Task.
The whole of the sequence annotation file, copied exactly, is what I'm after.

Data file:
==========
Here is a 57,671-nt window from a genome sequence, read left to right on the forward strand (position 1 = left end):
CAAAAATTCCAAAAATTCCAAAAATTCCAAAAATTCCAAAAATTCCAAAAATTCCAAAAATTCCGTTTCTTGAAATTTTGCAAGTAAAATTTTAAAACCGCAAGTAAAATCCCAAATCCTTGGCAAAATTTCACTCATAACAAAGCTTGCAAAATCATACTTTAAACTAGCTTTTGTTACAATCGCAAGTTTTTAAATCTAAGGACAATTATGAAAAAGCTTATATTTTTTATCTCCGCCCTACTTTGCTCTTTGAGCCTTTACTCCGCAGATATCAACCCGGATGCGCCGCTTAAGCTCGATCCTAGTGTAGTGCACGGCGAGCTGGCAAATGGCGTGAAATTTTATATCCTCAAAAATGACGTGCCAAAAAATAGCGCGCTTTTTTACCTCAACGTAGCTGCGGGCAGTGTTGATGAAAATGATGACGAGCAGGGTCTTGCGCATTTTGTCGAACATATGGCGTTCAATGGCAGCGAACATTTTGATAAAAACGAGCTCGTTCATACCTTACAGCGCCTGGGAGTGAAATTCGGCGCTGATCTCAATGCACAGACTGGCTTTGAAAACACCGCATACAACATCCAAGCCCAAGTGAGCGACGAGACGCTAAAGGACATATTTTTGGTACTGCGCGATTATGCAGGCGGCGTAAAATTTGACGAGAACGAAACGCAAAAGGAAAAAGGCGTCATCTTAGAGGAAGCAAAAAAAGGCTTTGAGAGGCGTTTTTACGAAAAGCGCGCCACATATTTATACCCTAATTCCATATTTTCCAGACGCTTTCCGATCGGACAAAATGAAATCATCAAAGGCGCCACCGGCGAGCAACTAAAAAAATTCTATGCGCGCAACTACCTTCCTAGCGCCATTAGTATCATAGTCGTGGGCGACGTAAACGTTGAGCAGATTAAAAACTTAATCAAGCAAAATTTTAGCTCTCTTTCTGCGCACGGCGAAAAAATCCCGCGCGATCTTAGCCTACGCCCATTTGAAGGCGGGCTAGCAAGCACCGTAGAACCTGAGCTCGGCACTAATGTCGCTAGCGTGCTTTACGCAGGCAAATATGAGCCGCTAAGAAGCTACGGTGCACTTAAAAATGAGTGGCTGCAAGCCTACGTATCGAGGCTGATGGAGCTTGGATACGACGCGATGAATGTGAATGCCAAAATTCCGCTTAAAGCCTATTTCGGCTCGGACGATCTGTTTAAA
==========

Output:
Here is a 57,671-nt window from a genome sequence, read left to right on the forward strand (position 1 = left end):
CAAAAATTCCAAAAATTCCAAAAATTCCAAAAATTCCAAAAATTCCAAAAATTCCAAAAATTCCGTTTCTTGAAATTTTGCAAGTAAAATTTTAAAACCGCAAGTAAAATCCCAAATCCTTGGCAAAATTTCACTCATAACAAAGCTTGCAAAATCATACTTTAAACTAGCTTTTGTTACAATCGCAAGTTTTTAAATCTAAGGACAATTATGAAAAAGCTTATATTTTTTATCTCCGCCCTACTTTGCTCTTTGAGCCTTTACTCCGCAGATATCAACCCGGATGCGCCGCTTAAGCTCGATCCTAGTGTAGTGCACGGCGAGCTGGCAAATGGCGTGAAATTTTATATCCTCAAAAATGACGTGCCAAAAAATAGCGCGCTTTTTTACCTCAACGTAGCTGCGGGCAGTGTTGATGAAAATGATGACGAGCAGGGTCTTGCGCATTTTGTCGAACATATGGCGTTCAATGGCAGCGAACATTTTGATAAAAACGAGCTCGTTCATACCTTACAGCGCCTGGGAGTGAAATTCGGCGCTGATCTCAATGCACAGACTGGCTTTGAAAACACCGCATACAACATCCAAGCCCAAGTGAGCGACGAGACGCTAAAGGACATATTTTTGGTACTGCGCGATTATGCAGGCGGCGTAAAATTTGACGAGAACGAAACGCAAAAGGAAAAAGGCGTCATCTTAGAGGAAGCAAAAAAAGGCTTTGAGAGGCGTTTTTACGAAAAGCGCGCCACATATTTATACCCTAATTCCATATTTTCCAGACGCTTTCCGATCGGACAAAATGAAATCATCAAAGGCGCCACCGGCGAGCAACTAAAAAAATTCTATGCGCGCAACTACCTTCCTAGCGCCATTAGTATCATAGTCGTGGGCGACGTAAACGTTGAGCAGATTAAAAACTTAATCAAGCAAAATTTTAGCTCTCTTTCTGCGCACGGCGAAAAAATCCCGCGCGATCTTAGCCTACGCCCATTTGAAGGCGGGCTAGCAAGCACCGTAGAACCTGAGCTCGGCACTAATGTCGCTAGCGTGCTTTACGCAGGCAAATATGAGCCGCTAAGAAGCTACGGTGCACTTAAAAATGAGTGGCTGCAAGCCTACGTATCGAGGCTGATGGAGCTTGGATACGACGCGATGAATGTGAATGCCAAAATTCCGCTTAAAGCCTATTTCGGCTCGGACGATCTGTTTAAA